Orphan elephant shelter in Zimbabwe
working in zimbabweand others International Fund for Animal Welfare (IFAW) Working with Wild is Life at the Zimbabwe Elephant Nursery (ZEN) project. Near Harare there is a shelter for orphaned elephants. They often lost their mothers through poaching or human-animal conflicts and need help to survive. At ZEN, young calves are looked after and monitored day and night by a team of caretakers. Orphaned elephants are often cared for by ZEN for three to five years, with all elephants receiving the personal attention and support they need to survive.
When I got to ZEN, I immediately saw Beatrix walking around, a cute orphaned elephant just a few months old. I fell in love instantly! Fun, adventurous and very grotesque, with three new and somewhat unusual friends: Daisy Buffalo and three jungle pigs, Frank and Freddy and Sweet Pea. I like it, I can be very stubborn – do what you feel like. And as a mother, it does something for you, too, to see such a small animal and to think that she lost her mother and almost did not survive. Then you realize how valuable these projects are, which really help give this iconic animal a future.
Face to face with wild elephants
In the afternoon, we went to a nearby nature reserve, where a larger group of elephants roamed from the orphanage. Exceptionally we were allowed to sit on some big stones near the elephants. You can hear them from a distance, a kind of low rumble – a bit of “elephant talk”. Since elephants are naturally very curious, they walked to the stones with some of their caretakers. At first, they kept a little distance between themselves to assess the situation I think. Then one or two people got so curious that they got a little closer and pulled out their trunks for acquaintance. Then if you blow into it, they can smell you and get to know you a little bit. How wonderful! This was a special experience, I have no words for it. I looked into the eyes of those elephants and whispered softly that I would not abandon them and would continue to help them. I am so grateful that I was able to try this and realize very well that this is not something that happens very often. In the rehabilitation process, elephants do not want to get used to people too much, which made this moment very special.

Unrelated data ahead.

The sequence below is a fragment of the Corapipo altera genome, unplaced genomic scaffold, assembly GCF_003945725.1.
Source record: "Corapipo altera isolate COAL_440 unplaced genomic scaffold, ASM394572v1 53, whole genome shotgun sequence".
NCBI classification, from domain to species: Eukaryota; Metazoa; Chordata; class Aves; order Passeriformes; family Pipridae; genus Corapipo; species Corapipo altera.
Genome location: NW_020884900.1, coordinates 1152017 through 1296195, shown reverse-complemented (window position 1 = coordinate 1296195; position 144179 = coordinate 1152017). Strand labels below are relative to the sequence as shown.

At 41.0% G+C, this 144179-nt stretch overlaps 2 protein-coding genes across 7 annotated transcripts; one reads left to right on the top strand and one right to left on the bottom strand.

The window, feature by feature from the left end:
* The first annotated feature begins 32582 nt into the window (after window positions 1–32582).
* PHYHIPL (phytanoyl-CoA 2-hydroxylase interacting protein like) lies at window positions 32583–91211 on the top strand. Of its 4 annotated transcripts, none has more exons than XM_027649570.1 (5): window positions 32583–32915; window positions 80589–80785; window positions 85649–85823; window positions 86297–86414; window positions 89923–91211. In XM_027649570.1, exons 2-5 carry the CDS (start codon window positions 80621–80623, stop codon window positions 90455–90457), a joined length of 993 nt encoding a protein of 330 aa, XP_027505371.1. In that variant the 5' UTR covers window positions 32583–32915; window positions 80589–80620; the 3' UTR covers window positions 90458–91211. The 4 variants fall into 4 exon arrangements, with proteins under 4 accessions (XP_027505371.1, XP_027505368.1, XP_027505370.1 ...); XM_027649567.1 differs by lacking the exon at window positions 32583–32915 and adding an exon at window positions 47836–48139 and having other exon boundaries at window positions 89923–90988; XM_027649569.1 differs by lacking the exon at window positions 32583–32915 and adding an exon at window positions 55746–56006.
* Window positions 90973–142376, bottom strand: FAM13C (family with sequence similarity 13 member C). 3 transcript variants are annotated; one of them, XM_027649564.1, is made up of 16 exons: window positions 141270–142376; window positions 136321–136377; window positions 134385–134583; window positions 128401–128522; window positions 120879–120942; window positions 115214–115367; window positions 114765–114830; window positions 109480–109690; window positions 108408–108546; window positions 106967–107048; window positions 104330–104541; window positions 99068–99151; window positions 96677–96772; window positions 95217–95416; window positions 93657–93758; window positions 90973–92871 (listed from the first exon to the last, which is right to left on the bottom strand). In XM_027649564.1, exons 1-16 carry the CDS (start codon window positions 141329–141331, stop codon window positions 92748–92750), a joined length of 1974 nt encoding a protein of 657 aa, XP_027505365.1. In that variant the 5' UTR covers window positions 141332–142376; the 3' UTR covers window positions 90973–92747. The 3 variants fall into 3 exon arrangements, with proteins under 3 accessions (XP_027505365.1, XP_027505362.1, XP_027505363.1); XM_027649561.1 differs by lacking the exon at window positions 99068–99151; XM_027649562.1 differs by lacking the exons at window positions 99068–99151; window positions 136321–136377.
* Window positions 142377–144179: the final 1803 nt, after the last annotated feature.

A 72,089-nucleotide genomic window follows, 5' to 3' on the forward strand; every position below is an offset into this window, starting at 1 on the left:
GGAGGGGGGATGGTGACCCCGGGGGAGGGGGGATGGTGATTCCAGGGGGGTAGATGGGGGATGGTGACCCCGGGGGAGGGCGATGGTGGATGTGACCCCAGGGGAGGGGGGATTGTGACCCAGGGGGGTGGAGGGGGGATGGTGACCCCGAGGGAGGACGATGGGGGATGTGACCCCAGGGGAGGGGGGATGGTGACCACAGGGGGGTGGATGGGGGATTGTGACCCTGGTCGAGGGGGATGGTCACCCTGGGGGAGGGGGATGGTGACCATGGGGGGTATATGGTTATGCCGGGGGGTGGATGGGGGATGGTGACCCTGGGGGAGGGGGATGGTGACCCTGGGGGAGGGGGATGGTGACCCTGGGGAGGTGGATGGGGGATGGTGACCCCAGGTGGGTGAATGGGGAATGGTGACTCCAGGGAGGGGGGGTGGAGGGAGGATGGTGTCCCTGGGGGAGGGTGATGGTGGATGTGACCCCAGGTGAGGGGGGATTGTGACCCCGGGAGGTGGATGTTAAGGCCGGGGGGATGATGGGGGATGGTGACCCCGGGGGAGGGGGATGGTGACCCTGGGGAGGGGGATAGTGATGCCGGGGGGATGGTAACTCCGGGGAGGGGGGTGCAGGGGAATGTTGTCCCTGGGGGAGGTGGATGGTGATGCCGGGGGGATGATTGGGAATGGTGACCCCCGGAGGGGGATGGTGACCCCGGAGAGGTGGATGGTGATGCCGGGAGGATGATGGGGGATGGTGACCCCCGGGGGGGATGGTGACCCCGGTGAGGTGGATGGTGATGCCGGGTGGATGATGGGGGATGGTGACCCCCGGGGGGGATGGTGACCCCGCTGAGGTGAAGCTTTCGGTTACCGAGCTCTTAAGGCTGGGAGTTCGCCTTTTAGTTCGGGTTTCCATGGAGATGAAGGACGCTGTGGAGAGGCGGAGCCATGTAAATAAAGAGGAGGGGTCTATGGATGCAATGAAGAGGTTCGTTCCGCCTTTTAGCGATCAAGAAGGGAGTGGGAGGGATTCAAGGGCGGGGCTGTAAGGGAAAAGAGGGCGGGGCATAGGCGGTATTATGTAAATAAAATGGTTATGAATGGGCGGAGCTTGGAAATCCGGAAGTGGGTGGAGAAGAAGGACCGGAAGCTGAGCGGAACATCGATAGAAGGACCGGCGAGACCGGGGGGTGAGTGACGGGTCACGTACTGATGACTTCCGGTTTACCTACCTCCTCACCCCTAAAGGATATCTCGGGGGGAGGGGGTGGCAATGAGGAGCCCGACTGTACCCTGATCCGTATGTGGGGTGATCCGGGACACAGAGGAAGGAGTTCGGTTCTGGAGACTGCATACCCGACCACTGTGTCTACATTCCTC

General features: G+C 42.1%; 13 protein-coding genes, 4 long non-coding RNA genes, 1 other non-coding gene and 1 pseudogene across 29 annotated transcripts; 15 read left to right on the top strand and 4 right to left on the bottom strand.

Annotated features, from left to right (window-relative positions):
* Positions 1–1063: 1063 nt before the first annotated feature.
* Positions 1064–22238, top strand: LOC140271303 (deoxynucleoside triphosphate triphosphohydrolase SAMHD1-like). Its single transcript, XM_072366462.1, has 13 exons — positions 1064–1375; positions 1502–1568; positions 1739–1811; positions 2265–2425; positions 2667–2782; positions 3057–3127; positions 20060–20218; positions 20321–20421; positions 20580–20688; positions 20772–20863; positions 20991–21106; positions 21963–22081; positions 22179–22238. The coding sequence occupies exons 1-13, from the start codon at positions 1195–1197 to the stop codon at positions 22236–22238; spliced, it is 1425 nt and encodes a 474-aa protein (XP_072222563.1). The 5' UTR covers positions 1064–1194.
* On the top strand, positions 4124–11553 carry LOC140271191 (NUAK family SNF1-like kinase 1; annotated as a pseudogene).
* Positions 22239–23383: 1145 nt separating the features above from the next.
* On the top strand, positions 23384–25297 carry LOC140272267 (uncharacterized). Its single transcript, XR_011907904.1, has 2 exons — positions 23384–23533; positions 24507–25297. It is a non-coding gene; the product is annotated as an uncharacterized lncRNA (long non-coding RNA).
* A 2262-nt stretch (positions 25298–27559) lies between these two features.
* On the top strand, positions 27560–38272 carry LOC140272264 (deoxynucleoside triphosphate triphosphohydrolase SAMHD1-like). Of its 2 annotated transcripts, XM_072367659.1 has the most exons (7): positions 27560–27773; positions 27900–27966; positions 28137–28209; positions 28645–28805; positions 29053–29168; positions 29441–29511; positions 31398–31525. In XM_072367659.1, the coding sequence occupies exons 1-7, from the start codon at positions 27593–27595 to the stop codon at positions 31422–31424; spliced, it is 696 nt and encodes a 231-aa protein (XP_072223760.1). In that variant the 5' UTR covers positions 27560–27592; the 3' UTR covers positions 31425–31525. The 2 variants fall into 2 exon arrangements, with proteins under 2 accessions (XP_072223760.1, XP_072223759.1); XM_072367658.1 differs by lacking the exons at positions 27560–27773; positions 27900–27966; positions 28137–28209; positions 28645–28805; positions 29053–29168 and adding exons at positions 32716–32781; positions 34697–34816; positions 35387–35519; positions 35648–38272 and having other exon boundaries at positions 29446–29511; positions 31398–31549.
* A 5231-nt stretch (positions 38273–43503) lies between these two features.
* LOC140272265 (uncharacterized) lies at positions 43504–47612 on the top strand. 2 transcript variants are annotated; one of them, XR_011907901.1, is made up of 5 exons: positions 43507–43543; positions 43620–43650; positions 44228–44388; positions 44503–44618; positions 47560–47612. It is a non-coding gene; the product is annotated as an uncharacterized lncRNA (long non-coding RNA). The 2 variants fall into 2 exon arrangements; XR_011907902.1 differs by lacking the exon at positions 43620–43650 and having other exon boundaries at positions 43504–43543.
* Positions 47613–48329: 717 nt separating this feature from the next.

Once elephants begin puberty, they are actually too old to fit into the orphanage. Then it becomes important to find a herd for them and a place where they can roam freely. The ZEN team then transports the animals to the so-called “launch site”, which is located in the Panda Masuie forest. Elephants have their own “puma”, an African term referring to a place where a group or family lives together. In this case a piece of nature with a fence that provides extra protection especially at night.
The last stage before returning to the wild
Every morning the puma elephants leave for the Panda Masuie forest with their guards. Then they roam happily in the woods all day in search of food, water, and play together. This is the final stage of the process: elephants learn every day how to interact with each other and with other wild animals, as well as how to survive in the wild themselves. The great thing is that the elephants decide for themselves when they are ready to leave the launch site for good. Some go away for a while and then come back, doing it a few times before finally remaining in the wild. Others set off immediately after a relatively short period of time and immediately followed their own path.
We were there sometime at 6:30 in the morning, before the puma elephants left for their day in the woods. I met in that Puma for the first time Moses, the orphaned elephant who walked alone into the launch site of Panda Masuie. The herd immediately accepted him with love to join the group and takes good care of him, so the ZEN team left her just like that. As I watched Moses and his new makeshift family in the morning sun, I really felt a sense of hope. Imagine if this shelter option didn’t exist. Then Moses and many other elephants did not have a chance. And now they are very strong, very confident and have a good chance of survival!
That’s why I became an ambassador for the International Women’s Federation. They are committed to preserving the natural areas and protecting the animals that live in them, including the individual animal. They showed me that if you protect the elephant, you also protect the entire nature reserve that the elephant lives in and all kinds of other animals that live there as well. This is why the work that IFAW does is so important, in Zimbabwe and elsewhere in the world. We have to realize that it’s really 5 to 12. Not only for the elephant, but for many other animals as well as nature in general. There is still something we can do now, but then we really have to take action.
So let’s do it together: work for a safer place for animals and humans!
Text: Nicolette Kluijver for IFAW
Photos: Michelle Furtman, International Women’s Federation (TOP PHOTO: Nicolette meets Beatrix and her friends at the elephant sanctuary in Zimbabwe)